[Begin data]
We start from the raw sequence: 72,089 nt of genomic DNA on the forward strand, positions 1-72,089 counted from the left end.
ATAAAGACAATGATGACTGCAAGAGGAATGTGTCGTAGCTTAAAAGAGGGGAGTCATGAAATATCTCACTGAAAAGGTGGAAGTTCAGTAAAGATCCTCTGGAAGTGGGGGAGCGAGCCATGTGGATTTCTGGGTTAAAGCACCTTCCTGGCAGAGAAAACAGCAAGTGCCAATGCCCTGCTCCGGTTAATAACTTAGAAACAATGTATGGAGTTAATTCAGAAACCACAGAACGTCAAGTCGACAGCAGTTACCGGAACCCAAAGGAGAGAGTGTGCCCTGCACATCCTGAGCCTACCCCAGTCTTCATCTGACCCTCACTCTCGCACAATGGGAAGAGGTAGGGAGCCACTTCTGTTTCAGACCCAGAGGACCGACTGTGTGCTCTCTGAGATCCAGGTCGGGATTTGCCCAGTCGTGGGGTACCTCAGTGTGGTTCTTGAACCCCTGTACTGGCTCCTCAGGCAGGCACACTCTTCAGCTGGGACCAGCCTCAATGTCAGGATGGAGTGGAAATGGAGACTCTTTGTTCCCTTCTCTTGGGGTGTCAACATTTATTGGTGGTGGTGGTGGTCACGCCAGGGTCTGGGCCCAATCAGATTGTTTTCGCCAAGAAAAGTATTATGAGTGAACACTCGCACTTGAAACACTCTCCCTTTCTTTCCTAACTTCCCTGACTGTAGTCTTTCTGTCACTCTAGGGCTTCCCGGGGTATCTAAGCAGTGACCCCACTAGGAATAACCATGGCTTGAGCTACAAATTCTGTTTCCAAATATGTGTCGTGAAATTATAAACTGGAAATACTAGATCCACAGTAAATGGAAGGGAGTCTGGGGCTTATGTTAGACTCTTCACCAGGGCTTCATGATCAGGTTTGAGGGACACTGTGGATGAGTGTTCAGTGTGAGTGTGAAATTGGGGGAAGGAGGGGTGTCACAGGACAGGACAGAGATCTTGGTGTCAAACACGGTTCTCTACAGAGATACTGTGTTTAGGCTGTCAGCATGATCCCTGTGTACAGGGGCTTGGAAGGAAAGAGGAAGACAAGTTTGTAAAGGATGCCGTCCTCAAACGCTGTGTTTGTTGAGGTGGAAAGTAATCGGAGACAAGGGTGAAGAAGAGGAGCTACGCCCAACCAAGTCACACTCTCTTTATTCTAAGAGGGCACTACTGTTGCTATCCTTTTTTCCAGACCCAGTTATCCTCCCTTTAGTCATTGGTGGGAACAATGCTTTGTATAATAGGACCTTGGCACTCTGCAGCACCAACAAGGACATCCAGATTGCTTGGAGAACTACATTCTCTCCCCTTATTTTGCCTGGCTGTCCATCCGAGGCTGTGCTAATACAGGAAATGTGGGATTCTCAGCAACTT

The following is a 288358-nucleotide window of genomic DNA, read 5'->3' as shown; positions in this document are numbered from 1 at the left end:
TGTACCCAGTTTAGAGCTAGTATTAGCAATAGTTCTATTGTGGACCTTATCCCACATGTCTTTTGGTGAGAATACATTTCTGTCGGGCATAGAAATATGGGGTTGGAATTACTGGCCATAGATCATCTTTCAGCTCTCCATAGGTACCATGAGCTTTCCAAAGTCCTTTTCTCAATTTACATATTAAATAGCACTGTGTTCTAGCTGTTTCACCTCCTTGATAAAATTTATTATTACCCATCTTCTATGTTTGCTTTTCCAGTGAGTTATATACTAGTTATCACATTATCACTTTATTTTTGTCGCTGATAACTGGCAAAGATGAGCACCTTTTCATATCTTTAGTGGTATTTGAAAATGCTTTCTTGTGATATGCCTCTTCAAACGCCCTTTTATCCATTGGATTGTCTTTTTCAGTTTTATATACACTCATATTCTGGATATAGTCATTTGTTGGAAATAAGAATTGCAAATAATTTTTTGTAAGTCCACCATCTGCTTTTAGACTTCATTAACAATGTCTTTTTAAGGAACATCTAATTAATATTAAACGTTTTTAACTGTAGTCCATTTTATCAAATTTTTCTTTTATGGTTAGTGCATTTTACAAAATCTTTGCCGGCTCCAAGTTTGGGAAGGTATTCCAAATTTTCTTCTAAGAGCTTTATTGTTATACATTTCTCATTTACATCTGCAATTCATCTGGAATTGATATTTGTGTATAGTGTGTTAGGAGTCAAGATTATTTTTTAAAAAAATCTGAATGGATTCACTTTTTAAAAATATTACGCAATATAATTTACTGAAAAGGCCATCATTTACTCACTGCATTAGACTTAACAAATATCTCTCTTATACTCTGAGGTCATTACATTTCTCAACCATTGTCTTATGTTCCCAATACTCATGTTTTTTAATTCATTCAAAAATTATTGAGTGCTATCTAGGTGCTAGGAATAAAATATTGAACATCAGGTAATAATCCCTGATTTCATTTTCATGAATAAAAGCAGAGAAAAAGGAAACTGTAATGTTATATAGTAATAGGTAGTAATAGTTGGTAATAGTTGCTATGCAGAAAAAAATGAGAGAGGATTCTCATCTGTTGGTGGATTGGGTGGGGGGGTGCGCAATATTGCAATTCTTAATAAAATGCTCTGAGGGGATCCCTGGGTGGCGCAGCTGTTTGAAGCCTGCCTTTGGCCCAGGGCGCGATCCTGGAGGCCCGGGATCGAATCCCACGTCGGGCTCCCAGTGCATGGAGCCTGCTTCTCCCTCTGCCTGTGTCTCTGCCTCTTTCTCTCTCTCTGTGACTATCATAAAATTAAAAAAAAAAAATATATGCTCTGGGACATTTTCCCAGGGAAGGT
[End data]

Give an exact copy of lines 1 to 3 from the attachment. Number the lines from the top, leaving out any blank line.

We start from the raw sequence: 72,089 nt of genomic DNA on the forward strand, positions 1-72,089 counted from the left end.
ATAAAGACAATGATGACTGCAAGAGGAATGTGTCGTAGCTTAAAAGAGGGGAGTCATGAAATATCTCACTGAAAAGGTGGAAGTTCAGTAAAGATCCTCTGGAAGTGGGGGAGCGAGCCATGTGGATTTCTGGGTTAAAGCACCTTCCTGGCAGAGAAAACAGCAAGTGCCAATGCCCTGCTCCGGTTAATAACTTAGAAACAATGTATGGAGTTAATTCAGAAACCACAGAACGTCAAGTCGACAGCAGTTACCGGAACCCAAAGGAGAGAGTGTGCCCTGCACATCCTGAGCCTACCCCAGTCTTCATCTGACCCTCACTCTCGCACAATGGGAAGAGGTAGGGAGCCACTTCTGTTTCAGACCCAGAGGACCGACTGTGTGCTCTCTGAGATCCAGGTCGGGATTTGCCCAGTCGTGGGGTACCTCAGTGTGGTTCTTGAACCCCTGTACTGGCTCCTCAGGCAGGCACACTCTTCAGCTGGGACCAGCCTCAATGTCAGGATGGAGTGGAAATGGAGACTCTTTGTTCCCTTCTCTTGGGGTGTCAACATTTATTGGTGGTGGTGGTGGTCACGCCAGGGTCTGGGCCCAATCAGATTGTTTTCGCCAAGAAAAGTATTATGAGTGAACACTCGCACTTGAAACACTCTCCCTTTCTTTCCTAACTTCCCTGACTGTAGTCTTTCTGTCACTCTAGGGCTTCCCGGGGTATCTAAGCAGTGACCCCACTAGGAATAACCATGGCTTGAGCTACAAATTCTGTTTCCAAATATGTGTCGTGAAATTATAAACTGGAAATACTAGATCCACAGTAAATGGAAGGGAGTCTGGGGCTTATGTTAGACTCTTCACCAGGGCTTCATGATCAGGTTTGAGGGACACTGTGGATGAGTGTTCAGTGTGAGTGTGAAATTGGGGGAAGGAGGGGTGTCACAGGACAGGACAGAGATCTTGGTGTCAAACACGGTTCTCTACAGAGATACTGTGTTTAGGCTGTCAGCATGATCCCTGTGTACAGGGGCTTGGAAGGAAAGAGGAAGACAAGTTTGTAAAGGATGCCGTCCTCAAACGCTGTGTTTGTTGAGGTGGAAAGTAATCGGAGACAAGGGTGAAGAAGAGGAGCTACGCCCAACCAAGTCACACTCTCTTTATTCTAAGAGGGCACTACTGTTGCTATCCTTTTTTCCAGACCCAGTTATCCTCCCTTTAGTCATTGGTGGGAACAATGCTTTGTATAATAGGACCTTGGCACTCTGCAGCACCAACAAGGACATCCAGATTGCTTGGAGAACTACATTCTCTCCCCTTATTTTGCCTGGCTGTCCATCCGAGGCTGTGCTAATACAGGAAATGTGGGATTCTCAGCAACTT

The following is a 288358-nucleotide window of genomic DNA, read 5'->3' as shown; positions in this document are numbered from 1 at the left end: